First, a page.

From The Ergoweb® Learning Center

Impact of Rheumatoid Arthritis on Computer Operators

A recent University of Pittsburgh cross-sectional study found that when performing computer keyboarding tasks, individuals with Rheumatoid Arthritis (RA) expend greater energy, assume work methods that may exacerbate their condition, and are less productive compared to those without RA. 

Specifically, the investigation found that those with RA:

  • Used greater force when striking the keys
  • Assumed a fixed hand/finger position
  • Did not use a wrist/palm rest
  • Utilized two or fewer fingers to strike a key

Greater age and greater distal upper extremity structural changes were strongly associated with these work methods.

The authors concluded that workstation modifications to reduce the impact of hand structural changes on typing style would greatly benefit those with RA.  Suggestions included angled keyboards, adjustable wrist/palm rests, keyboard keys with low activation demand, training in touch typing (for those with minor structural changes), and voice activation software (for those with marked structural changes). 

The Bottom Line – How This Applies To Ergonomists
This study provides another example of how an ergonomist can contribute to workplace productivity.  RA is a relatively common condition and may be a silent contributor to a company’s overhead.  With a good analysis, an appropriate worksite modification could generate an extremely favorable return. 

Further, with the expansion of those qualified under the ADA, an ergonomist could help a company avoid legal liability by assisting an employee suffering from this condition.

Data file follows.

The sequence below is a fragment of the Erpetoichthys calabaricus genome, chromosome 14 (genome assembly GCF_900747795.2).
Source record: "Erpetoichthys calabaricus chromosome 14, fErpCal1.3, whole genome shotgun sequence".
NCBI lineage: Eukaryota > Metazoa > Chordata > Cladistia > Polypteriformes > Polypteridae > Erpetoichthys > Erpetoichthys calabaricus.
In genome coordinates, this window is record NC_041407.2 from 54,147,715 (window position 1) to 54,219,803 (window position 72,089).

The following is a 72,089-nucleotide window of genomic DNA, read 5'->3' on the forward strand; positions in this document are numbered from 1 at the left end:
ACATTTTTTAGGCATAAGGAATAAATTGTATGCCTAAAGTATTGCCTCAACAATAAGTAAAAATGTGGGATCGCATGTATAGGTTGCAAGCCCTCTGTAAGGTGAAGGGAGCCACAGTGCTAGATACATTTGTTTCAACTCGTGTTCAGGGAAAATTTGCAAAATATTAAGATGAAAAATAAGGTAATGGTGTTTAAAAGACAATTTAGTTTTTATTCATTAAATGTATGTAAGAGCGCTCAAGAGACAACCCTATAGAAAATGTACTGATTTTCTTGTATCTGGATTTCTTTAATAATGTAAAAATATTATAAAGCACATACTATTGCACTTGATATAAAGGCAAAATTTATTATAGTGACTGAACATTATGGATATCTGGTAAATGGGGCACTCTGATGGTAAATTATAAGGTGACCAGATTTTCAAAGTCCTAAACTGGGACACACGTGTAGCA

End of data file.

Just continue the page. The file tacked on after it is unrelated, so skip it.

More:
For practitioners with a limited clinical background, this study provides an awareness of what to anticipate when performing an ergonomic assessment of a computer user who suffers from Rheumatoid Arthritis. 

Other Key Points
Hand structural changes associated with RA include degrees of carpal subluxation, metacarpophalangeal volar subluxation, hand swan neck deformity, and wrist ulnar deviation.  Suggested hand functional changes have included decreased hand strength and reduced dexterity.

Research studies referenced by the authors show that among those who were diagnosed with RA, 23% had early cessation of work within 1 to 3 years of clinical identification and 35% within 10 years.

Striking a computer key requires a combination of hand stability and mobility.  When operating a standard keyboard, the 3rd, 4th, and 5th metacarpophalangeal joints assume extended positions to about 75% of their full range with an accompanying 30% maximum voluntary muscle contraction of finger extensors.

Research Method
The 45 study volunteers with RA came from the University of Pittsburgh Medical Center Arthritis Network Research Registry.  The non-RA comparison group was comprised of 29 University of Pittsburgh faculty, staff and students.  Fifty-six was the average age of the RA cohort while the non-RA cohort averaged 47 years of age.
Those within the RA cohort had their right and left distal upper extremity structural changes evaluated/classified as none, mild to moderate, or severe.  The left and right sided assessments were added to produce a Severity of Structural Changes Score that ranged from 2 to 6.

All participants completed a questionnaire to determine if they had completed a touch typing training course (more than half of each group had taken a course).  

After positioning the computer and chair in a comfortable position, the subjects typed a standard paragraph.

The postures and behaviors while performing computer keyboard motions were video recorded and assessed using the Keyboard-Personal Computer Style Instrument.  This evaluation method records the postures/behaviors of three keyboarding characteristics: static posture, dynamic posture and tension/force.

Productivity was measured/calculated by keyboarding speed, gross accuracy, and net speed.

This entire study can be freely acquired at:
Article Title: The Association Between Rheumatoid Arthritis Related Structural Changes in Hands and Computer Keyboard Operation

Publication: The Journal of Occupational Rehabilitation, 20:59-68, 2010

Authors: N A Baker, N P Gustafson, and J Rogers


This article originally appeared in The Ergonomics Report™ on 2010-05-24.